A stock trading plan is a set of rules and guidelines that you use to implement your stock trading strategy and spells out when to buy and sell and at what prices. Every single trade that you make must be in accordance with your stock trading plan. It is very much like a business plan that every company draws up except this plan is specific to your stock trading business. The company business plan will spell out how the company is going to operate and covers all the aspects of business from finance to marketing. Similarly your stock trading plan would create a blueprint for your stock trading business and detail your timing, your prices and other essential components.
There are many things that you should think about it in the process of creating your trading plan. Some of these include:
- When to buy a stock and enter a trade
- At what price you intend to buy
- Relevant current news and information about the stock
- The liquidity of the stock and its trading volumes
- At what price you intend to sell if the price goes up
- At what price you intend to sell if the price goes down in other words your stop loss
- What you would do if the stock trades sideways. Will you continue to hold and if so for how long?
Another essential element of a stock trading plan is to spell out your objectives. Among other things, you will need to identify the following:
- Why do you want to trade in the stock market?
- What do you want to gain from trading?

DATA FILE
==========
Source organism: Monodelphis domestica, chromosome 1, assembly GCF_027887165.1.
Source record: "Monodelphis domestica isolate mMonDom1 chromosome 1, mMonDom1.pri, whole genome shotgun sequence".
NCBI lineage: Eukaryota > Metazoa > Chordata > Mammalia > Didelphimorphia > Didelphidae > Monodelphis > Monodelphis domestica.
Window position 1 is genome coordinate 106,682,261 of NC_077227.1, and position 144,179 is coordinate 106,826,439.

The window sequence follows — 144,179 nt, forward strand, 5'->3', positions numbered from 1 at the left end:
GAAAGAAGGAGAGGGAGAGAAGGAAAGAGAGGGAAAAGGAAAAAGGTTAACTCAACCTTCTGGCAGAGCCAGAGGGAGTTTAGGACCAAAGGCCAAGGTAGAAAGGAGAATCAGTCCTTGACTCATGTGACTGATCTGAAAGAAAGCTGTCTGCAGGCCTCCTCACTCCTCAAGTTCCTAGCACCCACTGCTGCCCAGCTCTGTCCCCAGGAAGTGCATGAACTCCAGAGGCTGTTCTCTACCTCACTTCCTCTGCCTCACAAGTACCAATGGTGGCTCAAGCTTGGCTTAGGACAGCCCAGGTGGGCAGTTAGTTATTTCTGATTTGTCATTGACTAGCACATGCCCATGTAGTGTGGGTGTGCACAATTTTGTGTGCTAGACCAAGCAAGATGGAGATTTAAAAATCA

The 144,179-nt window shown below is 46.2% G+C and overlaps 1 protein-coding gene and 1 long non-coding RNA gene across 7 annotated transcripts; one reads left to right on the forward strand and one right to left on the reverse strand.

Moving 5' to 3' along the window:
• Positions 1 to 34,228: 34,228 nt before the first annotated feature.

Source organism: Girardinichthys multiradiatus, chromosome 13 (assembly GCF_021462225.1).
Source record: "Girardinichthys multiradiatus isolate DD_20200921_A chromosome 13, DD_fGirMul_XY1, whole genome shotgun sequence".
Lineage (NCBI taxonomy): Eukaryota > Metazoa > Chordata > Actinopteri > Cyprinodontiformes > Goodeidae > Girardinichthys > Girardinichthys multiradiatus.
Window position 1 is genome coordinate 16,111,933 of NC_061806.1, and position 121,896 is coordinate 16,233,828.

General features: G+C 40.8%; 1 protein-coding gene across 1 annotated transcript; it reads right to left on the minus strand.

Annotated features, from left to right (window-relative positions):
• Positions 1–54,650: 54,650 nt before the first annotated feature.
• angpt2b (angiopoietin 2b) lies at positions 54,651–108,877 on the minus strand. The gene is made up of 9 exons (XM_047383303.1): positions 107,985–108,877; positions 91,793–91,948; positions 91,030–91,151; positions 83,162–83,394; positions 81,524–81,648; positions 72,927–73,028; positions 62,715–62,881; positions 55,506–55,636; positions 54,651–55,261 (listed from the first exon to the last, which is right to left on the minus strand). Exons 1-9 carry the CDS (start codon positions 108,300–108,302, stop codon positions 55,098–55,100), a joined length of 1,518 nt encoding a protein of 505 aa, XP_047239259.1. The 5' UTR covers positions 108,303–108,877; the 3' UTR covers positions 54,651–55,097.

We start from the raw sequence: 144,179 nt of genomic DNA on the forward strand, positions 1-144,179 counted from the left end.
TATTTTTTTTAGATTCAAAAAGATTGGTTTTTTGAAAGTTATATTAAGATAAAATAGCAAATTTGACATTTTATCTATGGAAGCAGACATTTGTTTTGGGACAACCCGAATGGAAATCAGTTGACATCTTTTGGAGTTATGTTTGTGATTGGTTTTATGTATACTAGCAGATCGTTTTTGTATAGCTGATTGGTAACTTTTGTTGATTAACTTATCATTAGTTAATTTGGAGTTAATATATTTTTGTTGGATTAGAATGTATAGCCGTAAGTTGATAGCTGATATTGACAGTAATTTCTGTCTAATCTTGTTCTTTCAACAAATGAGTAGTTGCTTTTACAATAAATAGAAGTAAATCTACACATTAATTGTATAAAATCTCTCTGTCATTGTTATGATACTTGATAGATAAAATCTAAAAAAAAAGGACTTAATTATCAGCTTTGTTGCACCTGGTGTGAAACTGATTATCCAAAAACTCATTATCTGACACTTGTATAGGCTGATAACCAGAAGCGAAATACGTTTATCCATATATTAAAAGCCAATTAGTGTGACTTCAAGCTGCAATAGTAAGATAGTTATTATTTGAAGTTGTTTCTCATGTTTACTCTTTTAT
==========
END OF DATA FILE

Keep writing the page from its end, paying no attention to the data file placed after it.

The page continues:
- What is your expected return on your trading investment in a time frame of one year?
- What do you need to become a better trader?
- What is the strategy or strategies that underlie the trading plan?
You should also define your strategy for buying stocks including:
- How are you going to find the stocks that you wish to trade? [This could include news, stock screeners, fundamental analysis, and technical analysis and so on
- How do you intend to compile and maintain the list of stocks that you might be interested in buying? [Methods of valuation that you would use, strong technicals, strong fundamentals and so on]
- What price you would be prepared to pay for each stock? If the current price is not suitable, would you wait for a better price or simply go on to another stock?
- Does the stock have good trading volume which translates into good trading liquidity?
Similarly your strategy for selling should be clearly defined and incorporate the following elements:
- What is your minimum goal in terms of profit for every trade? This could be $50 per trade or $500 per trade but the price goal should be something that you are satisfied when you sell stock. You should remember that once your goal has been achieved, you should walk away from that position and not be disappointed if the price rises after you sell. After all you have achieved what you set out to achieve.